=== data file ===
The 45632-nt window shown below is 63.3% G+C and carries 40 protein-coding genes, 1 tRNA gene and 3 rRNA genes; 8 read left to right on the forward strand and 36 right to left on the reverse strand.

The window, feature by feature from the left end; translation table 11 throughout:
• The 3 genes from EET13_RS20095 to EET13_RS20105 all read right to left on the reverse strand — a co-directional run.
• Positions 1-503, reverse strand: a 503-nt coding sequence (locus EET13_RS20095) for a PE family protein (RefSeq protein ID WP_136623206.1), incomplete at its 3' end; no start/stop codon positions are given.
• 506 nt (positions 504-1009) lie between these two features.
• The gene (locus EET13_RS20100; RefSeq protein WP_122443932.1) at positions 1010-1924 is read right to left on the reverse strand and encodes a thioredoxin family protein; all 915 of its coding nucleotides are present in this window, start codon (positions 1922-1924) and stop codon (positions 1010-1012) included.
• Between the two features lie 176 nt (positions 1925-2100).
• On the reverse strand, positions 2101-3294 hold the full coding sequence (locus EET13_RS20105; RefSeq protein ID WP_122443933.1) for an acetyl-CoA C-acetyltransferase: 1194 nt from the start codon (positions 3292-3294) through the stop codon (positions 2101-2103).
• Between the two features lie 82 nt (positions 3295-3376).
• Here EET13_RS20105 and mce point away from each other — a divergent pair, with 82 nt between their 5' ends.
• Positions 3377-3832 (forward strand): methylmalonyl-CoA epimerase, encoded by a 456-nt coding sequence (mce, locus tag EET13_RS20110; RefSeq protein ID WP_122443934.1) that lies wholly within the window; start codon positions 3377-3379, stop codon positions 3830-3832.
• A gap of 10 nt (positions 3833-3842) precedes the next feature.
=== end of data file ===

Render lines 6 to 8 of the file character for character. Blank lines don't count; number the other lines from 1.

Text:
• The gene (locus EET13_RS20100; RefSeq protein WP_122443932.1) at positions 1010-1924 is read right to left on the reverse strand and encodes a thioredoxin family protein; all 915 of its coding nucleotides are present in this window, start codon (positions 1922-1924) and stop codon (positions 1010-1012) included.
• Between the two features lie 176 nt (positions 1925-2100).
• On the reverse strand, positions 2101-3294 hold the full coding sequence (locus EET13_RS20105; RefSeq protein ID WP_122443933.1) for an acetyl-CoA C-acetyltransferase: 1194 nt from the start codon (positions 3292-3294) through the stop codon (positions 2101-2103).